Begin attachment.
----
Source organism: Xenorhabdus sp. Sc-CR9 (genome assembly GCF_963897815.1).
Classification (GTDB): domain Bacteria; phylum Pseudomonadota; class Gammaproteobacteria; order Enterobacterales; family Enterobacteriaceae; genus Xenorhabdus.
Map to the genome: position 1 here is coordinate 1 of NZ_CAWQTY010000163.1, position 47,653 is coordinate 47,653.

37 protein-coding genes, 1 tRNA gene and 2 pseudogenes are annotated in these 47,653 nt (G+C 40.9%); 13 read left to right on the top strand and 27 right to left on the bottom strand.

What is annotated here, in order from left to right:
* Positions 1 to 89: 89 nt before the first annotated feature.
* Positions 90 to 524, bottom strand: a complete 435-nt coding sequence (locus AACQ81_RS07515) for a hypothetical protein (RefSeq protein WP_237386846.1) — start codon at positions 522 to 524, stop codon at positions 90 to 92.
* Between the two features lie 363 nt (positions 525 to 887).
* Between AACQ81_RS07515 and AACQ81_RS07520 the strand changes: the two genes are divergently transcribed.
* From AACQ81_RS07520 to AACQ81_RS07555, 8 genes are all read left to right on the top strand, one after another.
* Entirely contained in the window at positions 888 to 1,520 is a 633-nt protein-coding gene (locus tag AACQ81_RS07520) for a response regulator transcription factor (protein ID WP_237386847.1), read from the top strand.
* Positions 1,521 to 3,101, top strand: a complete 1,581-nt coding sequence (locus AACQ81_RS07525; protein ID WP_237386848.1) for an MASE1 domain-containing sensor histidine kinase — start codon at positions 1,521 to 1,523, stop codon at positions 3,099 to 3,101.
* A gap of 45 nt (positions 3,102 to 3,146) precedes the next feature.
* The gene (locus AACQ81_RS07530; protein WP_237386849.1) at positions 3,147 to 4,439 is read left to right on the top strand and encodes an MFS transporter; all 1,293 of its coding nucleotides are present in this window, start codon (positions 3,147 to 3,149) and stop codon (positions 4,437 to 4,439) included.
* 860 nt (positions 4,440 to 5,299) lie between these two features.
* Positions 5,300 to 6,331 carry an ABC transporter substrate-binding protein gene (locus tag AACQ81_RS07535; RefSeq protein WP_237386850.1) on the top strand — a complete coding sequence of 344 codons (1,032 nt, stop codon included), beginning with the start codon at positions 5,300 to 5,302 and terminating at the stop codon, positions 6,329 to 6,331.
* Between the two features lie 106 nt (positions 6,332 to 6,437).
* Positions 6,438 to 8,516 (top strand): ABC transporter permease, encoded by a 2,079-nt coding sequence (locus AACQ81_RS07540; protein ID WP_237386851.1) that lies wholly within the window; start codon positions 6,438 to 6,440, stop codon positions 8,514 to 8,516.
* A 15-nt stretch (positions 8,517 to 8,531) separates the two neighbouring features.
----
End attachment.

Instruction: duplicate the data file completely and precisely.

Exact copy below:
Source organism: Xenorhabdus sp. Sc-CR9 (genome assembly GCF_963897815.1).
Classification (GTDB): domain Bacteria; phylum Pseudomonadota; class Gammaproteobacteria; order Enterobacterales; family Enterobacteriaceae; genus Xenorhabdus.
Map to the genome: position 1 here is coordinate 1 of NZ_CAWQTY010000163.1, position 47,653 is coordinate 47,653.

37 protein-coding genes, 1 tRNA gene and 2 pseudogenes are annotated in these 47,653 nt (G+C 40.9%); 13 read left to right on the top strand and 27 right to left on the bottom strand.

What is annotated here, in order from left to right:
* Positions 1 to 89: 89 nt before the first annotated feature.
* Positions 90 to 524, bottom strand: a complete 435-nt coding sequence (locus AACQ81_RS07515) for a hypothetical protein (RefSeq protein WP_237386846.1) — start codon at positions 522 to 524, stop codon at positions 90 to 92.
* Between the two features lie 363 nt (positions 525 to 887).
* Between AACQ81_RS07515 and AACQ81_RS07520 the strand changes: the two genes are divergently transcribed.
* From AACQ81_RS07520 to AACQ81_RS07555, 8 genes are all read left to right on the top strand, one after another.
* Entirely contained in the window at positions 888 to 1,520 is a 633-nt protein-coding gene (locus tag AACQ81_RS07520) for a response regulator transcription factor (protein ID WP_237386847.1), read from the top strand.
* Positions 1,521 to 3,101, top strand: a complete 1,581-nt coding sequence (locus AACQ81_RS07525; protein ID WP_237386848.1) for an MASE1 domain-containing sensor histidine kinase — start codon at positions 1,521 to 1,523, stop codon at positions 3,099 to 3,101.
* A gap of 45 nt (positions 3,102 to 3,146) precedes the next feature.
* The gene (locus AACQ81_RS07530; protein WP_237386849.1) at positions 3,147 to 4,439 is read left to right on the top strand and encodes an MFS transporter; all 1,293 of its coding nucleotides are present in this window, start codon (positions 3,147 to 3,149) and stop codon (positions 4,437 to 4,439) included.
* 860 nt (positions 4,440 to 5,299) lie between these two features.
* Positions 5,300 to 6,331 carry an ABC transporter substrate-binding protein gene (locus tag AACQ81_RS07535; RefSeq protein WP_237386850.1) on the top strand — a complete coding sequence of 344 codons (1,032 nt, stop codon included), beginning with the start codon at positions 5,300 to 5,302 and terminating at the stop codon, positions 6,329 to 6,331.
* Between the two features lie 106 nt (positions 6,332 to 6,437).
* Positions 6,438 to 8,516 (top strand): ABC transporter permease, encoded by a 2,079-nt coding sequence (locus AACQ81_RS07540; protein ID WP_237386851.1) that lies wholly within the window; start codon positions 6,438 to 6,440, stop codon positions 8,514 to 8,516.
* A 15-nt stretch (positions 8,517 to 8,531) separates the two neighbouring features.